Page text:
Joining the visa waiver program is really important for Israelis. In part because they’re tired of waiting in endless lines at the U.S. embassy, of the paperwork and of the rejections, and—some have argued—the suspicious attitude of American consular agents toward Israelis who only wish to visit the U.S.

But there’s more to it. It’s also a matter of pride, and of friendship.

How could Israel’s closest ally not allow Israelis in without a visa? What do Croatia, Taiwan, New Zealand and Brunei have that Israel doesn’t?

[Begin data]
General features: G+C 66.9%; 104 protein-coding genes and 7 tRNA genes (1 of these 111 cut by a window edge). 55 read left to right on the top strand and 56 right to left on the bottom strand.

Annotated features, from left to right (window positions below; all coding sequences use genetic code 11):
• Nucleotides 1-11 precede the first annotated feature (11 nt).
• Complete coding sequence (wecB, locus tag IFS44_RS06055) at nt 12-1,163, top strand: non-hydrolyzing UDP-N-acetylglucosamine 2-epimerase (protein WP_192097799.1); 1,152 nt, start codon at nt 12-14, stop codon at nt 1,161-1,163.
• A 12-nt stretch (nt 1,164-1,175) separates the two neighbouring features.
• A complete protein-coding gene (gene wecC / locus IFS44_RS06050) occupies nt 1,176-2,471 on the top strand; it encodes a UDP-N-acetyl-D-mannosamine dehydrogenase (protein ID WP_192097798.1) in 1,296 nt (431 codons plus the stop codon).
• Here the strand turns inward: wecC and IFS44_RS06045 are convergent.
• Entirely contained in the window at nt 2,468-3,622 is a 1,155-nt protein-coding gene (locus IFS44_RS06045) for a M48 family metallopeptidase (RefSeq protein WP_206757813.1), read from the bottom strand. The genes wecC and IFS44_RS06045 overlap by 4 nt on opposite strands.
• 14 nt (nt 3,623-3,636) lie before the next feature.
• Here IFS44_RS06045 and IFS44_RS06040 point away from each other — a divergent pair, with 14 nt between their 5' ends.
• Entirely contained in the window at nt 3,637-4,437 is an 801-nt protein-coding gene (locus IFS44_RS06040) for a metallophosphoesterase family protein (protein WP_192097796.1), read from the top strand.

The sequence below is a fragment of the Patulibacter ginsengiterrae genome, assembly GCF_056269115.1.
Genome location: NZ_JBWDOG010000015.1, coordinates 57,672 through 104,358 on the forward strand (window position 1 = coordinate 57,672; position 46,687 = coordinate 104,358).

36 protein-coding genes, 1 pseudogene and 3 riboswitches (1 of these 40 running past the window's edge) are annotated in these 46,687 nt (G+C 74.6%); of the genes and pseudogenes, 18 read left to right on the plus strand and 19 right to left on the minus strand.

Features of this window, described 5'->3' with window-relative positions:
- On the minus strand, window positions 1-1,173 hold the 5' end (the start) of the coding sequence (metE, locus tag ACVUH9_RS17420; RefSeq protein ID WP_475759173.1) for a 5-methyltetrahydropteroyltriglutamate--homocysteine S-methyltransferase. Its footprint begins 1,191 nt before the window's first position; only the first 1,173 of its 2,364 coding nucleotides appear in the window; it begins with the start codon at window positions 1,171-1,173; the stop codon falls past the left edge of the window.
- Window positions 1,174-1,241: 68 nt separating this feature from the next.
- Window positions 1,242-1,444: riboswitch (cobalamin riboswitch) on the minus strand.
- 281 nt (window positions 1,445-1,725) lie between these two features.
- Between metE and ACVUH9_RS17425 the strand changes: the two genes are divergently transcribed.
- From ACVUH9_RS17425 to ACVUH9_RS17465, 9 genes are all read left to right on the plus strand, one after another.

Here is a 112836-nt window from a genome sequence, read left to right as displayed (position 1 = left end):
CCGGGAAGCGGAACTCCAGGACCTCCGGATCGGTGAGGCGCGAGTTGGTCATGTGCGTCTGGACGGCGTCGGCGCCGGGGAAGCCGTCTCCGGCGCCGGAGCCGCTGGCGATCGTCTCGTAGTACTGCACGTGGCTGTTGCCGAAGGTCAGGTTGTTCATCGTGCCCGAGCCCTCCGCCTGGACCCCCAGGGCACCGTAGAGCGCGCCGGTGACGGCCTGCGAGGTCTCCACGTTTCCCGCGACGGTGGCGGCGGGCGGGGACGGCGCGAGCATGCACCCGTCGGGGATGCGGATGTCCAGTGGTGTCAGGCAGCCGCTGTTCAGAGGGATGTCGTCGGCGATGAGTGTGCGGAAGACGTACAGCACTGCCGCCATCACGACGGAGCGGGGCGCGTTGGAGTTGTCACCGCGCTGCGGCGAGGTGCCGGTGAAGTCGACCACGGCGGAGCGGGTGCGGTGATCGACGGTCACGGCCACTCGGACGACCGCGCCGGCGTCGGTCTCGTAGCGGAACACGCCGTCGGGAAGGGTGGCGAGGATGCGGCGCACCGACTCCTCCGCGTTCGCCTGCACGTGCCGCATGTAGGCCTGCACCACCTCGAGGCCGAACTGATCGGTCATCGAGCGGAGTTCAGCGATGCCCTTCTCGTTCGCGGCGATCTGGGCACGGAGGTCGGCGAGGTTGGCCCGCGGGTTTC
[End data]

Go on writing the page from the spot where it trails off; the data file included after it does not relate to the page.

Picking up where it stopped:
Israelis and pro-Israel advocates have tried to make this case to previous U.S. administrations, even arguing that exempting Israelis from entry visas could be a simple gesture that would go a long way in assuaging Israelis concerns on other issues. Obama opted not to use this option when trying to sell Israelis on the Iran nuclear deal, citing the bureaucratic hurdles facing such a visa exemption. When Trump came into office, the time seemed opportune because the 45th president was not one to care much about government bureaucracy, but Israeli leaders believed—and rightly so—that they could get more of Trump’s largesse than a visa waiver. So they focused on Jerusalem, the Golan Heights and annexation.

Biden’s administration now seems both aware of the rewards such a move will entail, and willing to do the work in order to make it happen.